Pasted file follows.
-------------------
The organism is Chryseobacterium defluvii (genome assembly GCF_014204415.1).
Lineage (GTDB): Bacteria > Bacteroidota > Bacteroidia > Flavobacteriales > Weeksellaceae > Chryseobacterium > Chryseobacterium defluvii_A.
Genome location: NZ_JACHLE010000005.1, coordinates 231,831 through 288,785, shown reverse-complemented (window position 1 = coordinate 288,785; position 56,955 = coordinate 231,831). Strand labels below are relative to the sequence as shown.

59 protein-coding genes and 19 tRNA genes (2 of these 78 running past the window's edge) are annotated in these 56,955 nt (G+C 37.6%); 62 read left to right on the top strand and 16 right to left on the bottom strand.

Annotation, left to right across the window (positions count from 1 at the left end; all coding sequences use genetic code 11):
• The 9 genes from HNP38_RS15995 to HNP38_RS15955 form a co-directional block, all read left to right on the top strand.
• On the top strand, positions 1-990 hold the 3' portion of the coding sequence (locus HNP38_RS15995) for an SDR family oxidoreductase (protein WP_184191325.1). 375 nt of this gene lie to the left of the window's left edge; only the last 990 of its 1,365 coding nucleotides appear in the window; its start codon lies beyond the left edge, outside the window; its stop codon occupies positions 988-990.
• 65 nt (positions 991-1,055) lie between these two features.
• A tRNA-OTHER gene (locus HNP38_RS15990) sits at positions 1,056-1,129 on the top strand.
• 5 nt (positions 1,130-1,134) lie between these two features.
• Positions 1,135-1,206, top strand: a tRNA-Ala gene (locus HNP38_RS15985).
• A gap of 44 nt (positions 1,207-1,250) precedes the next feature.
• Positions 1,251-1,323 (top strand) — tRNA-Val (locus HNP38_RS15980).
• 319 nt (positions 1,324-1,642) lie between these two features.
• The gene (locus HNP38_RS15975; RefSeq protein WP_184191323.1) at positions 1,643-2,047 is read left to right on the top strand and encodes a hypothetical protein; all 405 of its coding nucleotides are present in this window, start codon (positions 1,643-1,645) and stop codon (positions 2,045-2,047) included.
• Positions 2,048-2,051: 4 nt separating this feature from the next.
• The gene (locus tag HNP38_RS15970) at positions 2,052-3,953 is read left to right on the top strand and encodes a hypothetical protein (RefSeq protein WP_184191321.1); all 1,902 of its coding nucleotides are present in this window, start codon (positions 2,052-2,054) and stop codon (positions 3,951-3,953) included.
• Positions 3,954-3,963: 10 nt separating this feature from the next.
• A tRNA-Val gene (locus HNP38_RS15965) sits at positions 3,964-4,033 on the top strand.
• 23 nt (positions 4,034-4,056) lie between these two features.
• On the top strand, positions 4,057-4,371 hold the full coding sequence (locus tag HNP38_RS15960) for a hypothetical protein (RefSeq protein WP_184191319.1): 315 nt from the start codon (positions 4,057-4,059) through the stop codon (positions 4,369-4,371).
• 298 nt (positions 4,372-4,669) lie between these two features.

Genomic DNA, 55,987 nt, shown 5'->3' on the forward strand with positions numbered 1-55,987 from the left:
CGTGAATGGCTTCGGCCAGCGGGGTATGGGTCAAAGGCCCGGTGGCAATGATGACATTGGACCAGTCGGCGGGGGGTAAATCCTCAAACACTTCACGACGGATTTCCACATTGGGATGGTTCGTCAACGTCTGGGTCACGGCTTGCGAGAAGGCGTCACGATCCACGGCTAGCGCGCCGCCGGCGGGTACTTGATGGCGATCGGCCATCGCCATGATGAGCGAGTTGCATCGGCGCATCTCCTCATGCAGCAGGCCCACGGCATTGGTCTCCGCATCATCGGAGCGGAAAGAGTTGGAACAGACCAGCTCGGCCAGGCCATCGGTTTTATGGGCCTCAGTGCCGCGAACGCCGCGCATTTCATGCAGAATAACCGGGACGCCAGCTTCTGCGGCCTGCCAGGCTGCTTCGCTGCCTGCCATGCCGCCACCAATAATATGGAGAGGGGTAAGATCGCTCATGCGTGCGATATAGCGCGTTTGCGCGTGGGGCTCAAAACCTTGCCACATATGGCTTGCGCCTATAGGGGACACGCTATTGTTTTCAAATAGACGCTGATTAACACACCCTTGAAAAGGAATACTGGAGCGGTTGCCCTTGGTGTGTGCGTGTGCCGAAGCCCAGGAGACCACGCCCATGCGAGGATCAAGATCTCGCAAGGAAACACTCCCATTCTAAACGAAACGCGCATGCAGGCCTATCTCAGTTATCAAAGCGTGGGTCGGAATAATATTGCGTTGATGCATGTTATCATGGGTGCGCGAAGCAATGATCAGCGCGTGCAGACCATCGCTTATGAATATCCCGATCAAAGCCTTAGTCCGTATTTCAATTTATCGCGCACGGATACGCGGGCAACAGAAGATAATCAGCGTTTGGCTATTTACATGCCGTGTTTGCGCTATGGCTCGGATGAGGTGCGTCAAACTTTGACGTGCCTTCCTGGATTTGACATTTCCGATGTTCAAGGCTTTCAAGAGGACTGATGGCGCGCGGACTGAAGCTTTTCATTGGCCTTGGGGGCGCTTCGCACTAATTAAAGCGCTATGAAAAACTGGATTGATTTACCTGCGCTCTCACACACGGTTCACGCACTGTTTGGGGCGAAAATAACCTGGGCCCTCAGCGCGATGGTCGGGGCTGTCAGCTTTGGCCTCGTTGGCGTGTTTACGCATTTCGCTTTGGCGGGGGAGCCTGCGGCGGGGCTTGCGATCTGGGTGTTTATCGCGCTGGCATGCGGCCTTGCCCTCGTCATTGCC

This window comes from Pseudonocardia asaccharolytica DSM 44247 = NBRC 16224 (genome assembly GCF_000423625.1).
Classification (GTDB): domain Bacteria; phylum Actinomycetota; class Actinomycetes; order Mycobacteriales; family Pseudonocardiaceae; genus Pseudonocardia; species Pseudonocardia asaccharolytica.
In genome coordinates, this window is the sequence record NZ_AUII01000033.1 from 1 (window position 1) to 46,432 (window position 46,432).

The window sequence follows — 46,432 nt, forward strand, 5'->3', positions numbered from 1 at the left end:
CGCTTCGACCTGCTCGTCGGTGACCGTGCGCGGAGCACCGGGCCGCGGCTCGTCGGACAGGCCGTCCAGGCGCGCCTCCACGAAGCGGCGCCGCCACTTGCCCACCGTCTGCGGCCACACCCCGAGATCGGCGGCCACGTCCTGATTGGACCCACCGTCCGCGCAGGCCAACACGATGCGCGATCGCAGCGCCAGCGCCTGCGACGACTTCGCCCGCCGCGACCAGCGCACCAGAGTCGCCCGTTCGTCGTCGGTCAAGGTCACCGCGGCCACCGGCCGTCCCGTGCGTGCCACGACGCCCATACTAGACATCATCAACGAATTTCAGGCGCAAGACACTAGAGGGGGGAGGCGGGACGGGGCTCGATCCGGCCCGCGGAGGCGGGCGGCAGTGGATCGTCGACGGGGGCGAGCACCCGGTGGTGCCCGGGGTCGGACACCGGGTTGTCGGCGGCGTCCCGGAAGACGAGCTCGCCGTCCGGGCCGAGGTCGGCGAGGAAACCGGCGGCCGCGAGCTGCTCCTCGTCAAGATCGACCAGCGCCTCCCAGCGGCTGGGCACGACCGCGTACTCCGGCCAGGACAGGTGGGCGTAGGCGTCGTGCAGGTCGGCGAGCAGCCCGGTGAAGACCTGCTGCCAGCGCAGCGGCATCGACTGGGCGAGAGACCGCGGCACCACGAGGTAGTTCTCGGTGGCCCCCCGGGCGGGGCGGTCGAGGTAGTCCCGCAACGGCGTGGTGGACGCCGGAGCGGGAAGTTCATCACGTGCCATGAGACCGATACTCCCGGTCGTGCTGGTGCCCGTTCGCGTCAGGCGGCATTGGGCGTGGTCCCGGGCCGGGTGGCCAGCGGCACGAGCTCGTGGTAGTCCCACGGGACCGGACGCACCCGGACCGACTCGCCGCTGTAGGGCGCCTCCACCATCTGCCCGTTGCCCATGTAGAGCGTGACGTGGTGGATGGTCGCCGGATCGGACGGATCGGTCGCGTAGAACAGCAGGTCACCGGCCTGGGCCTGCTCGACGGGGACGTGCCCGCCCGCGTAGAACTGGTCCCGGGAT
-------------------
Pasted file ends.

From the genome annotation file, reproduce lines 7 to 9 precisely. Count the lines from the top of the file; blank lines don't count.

• On the top strand, positions 1-990 hold the 3' portion of the coding sequence (locus HNP38_RS15995) for an SDR family oxidoreductase (protein WP_184191325.1). 375 nt of this gene lie to the left of the window's left edge; only the last 990 of its 1,365 coding nucleotides appear in the window; its start codon lies beyond the left edge, outside the window; its stop codon occupies positions 988-990.
• 65 nt (positions 991-1,055) lie between these two features.
• A tRNA-OTHER gene (locus HNP38_RS15990) sits at positions 1,056-1,129 on the top strand.